Background: Asthma is characterized by bronchial hyperresponsiveness (BHR), bronchial mucosa inflammation and airway epithelial damage.
Objective: This study was designed to evaluate the effect of mite avoidance on bronchial epithelial shedding in asthmatic children sensitized to Dermatophagoides.
Methods: The percentages of airway epithelial cells and eosinophil have been counted in samples obtained by hypertonic saline-induced sputum before and after a period of antigen avoidance in an Alpine environment (1756 m). The degree of bronchial hyperresponsiveness to methacholine was also evaluated.
Results: After avoidance the median (lower, Q1, and upper, Q3, quartile) percentage of epithelial cells in the sputum decreased significantly from 3.50 [0.50;6.98] to 0 [0;0.5] (P=0.012) and eosinophil percentage decreased from 1 [0;5.25] to 0 [0,1.5] (P<0.05). Median (Q1,Q3) PC20 increased significantly from 2.75 [1.53;7.5] to 3.25 [1.65;15.25] mg/ mL (P=0.038). After 3 weeks of re-exposure to mite the epithelial median (Q1,Q3) percentage raised to 3.90 [1.5;6] (P = 0.027), eosinophils to 1.5 [0;3.00] (NS) and PC20 was 5.25 [1.68;14.50] (NS).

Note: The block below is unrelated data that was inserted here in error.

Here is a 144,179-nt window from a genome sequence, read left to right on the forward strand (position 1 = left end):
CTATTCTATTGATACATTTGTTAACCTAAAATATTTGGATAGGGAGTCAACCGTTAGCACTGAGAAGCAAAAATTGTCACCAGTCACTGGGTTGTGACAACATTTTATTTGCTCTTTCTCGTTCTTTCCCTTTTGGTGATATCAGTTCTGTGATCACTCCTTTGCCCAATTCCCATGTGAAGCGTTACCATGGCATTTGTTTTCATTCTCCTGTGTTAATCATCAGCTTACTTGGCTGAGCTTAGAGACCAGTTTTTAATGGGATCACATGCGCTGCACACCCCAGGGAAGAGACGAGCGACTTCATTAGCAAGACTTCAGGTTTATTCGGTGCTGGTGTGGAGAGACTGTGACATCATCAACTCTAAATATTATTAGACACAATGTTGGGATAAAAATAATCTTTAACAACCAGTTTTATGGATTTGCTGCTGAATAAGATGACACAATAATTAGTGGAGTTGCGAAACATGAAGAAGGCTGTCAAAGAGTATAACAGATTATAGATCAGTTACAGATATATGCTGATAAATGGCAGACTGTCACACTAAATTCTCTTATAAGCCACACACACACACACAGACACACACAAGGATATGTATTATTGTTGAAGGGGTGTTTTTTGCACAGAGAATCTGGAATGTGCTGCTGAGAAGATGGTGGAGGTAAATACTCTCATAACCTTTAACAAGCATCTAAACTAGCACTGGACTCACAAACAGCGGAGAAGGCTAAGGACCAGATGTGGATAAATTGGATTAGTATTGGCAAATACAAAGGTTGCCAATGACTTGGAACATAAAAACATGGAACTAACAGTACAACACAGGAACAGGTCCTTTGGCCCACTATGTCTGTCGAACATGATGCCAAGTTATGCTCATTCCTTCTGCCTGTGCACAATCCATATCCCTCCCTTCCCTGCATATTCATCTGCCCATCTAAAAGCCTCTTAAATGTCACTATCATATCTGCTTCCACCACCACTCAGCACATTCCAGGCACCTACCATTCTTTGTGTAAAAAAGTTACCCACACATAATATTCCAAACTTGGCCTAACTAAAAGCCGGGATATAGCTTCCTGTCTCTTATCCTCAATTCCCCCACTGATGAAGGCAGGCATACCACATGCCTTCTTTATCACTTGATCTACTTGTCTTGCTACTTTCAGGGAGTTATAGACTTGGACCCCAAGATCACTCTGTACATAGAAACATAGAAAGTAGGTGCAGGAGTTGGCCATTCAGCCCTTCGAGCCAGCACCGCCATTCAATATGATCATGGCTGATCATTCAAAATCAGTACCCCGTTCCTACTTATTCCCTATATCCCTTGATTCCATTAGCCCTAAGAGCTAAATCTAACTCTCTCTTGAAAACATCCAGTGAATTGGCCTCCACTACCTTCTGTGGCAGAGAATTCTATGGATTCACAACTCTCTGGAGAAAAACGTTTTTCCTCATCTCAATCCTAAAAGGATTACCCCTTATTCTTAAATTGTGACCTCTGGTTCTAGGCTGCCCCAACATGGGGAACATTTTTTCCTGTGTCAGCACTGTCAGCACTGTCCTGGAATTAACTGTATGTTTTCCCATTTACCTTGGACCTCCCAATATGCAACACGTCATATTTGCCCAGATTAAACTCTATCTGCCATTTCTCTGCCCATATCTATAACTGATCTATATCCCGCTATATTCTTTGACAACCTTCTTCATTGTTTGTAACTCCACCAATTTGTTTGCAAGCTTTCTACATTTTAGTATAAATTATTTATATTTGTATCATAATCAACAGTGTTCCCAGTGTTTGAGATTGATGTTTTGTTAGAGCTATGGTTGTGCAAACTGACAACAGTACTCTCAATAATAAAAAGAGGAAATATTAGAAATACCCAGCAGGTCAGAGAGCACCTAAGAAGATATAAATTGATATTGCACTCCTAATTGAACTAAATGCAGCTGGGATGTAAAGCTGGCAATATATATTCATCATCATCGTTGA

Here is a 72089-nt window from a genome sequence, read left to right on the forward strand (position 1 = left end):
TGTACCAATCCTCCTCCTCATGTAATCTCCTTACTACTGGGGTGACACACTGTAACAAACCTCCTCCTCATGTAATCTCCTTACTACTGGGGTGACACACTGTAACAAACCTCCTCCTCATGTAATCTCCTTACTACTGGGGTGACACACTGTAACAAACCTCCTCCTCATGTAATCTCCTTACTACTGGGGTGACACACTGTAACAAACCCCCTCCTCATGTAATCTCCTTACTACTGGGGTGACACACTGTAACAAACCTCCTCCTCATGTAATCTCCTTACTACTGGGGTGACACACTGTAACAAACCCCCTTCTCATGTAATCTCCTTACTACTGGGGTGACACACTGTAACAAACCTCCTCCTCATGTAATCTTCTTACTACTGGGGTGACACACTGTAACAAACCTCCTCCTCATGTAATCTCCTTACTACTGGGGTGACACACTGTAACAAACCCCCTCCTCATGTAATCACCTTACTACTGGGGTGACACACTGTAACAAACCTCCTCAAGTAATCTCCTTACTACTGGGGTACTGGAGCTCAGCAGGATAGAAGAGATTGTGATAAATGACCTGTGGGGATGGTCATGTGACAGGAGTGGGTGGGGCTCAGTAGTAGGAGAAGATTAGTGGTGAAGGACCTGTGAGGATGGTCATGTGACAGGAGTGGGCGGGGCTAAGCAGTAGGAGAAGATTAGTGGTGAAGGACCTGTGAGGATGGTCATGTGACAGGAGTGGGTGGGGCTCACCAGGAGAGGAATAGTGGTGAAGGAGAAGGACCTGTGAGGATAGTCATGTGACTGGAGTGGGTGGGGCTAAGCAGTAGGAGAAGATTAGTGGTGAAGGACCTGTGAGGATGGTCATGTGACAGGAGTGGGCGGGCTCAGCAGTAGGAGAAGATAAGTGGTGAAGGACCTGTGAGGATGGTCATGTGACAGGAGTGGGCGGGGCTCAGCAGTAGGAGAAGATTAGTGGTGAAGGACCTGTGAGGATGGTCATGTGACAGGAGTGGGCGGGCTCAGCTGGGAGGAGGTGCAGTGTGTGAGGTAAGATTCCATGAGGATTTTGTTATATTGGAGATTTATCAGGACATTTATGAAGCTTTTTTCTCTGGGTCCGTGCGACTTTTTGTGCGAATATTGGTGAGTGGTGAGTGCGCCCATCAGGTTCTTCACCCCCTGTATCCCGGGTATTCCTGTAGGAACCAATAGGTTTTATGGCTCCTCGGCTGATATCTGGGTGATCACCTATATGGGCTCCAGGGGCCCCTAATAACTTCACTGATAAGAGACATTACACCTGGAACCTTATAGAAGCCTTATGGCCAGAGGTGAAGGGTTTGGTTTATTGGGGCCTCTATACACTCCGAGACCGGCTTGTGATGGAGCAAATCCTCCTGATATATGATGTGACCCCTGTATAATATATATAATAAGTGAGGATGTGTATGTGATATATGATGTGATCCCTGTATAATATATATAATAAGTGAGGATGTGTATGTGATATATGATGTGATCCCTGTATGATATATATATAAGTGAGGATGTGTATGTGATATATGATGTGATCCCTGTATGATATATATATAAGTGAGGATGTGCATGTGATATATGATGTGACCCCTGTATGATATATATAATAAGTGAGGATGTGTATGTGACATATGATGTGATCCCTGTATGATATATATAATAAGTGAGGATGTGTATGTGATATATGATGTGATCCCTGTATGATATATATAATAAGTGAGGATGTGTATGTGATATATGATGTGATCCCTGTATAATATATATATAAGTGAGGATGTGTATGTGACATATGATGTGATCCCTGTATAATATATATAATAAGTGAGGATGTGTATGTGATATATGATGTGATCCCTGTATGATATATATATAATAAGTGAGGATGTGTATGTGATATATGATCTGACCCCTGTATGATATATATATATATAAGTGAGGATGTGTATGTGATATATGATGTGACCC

Conclusion: Exposure to house dust mite antigen can induce airway epithelial shedding even in subjects with low eosinophil airway infiltration, thus supporting the idea that epithelial damage in asthmatics sensitized to Dermatophagoides may be due to a proteolytic activity of the mite major antigens.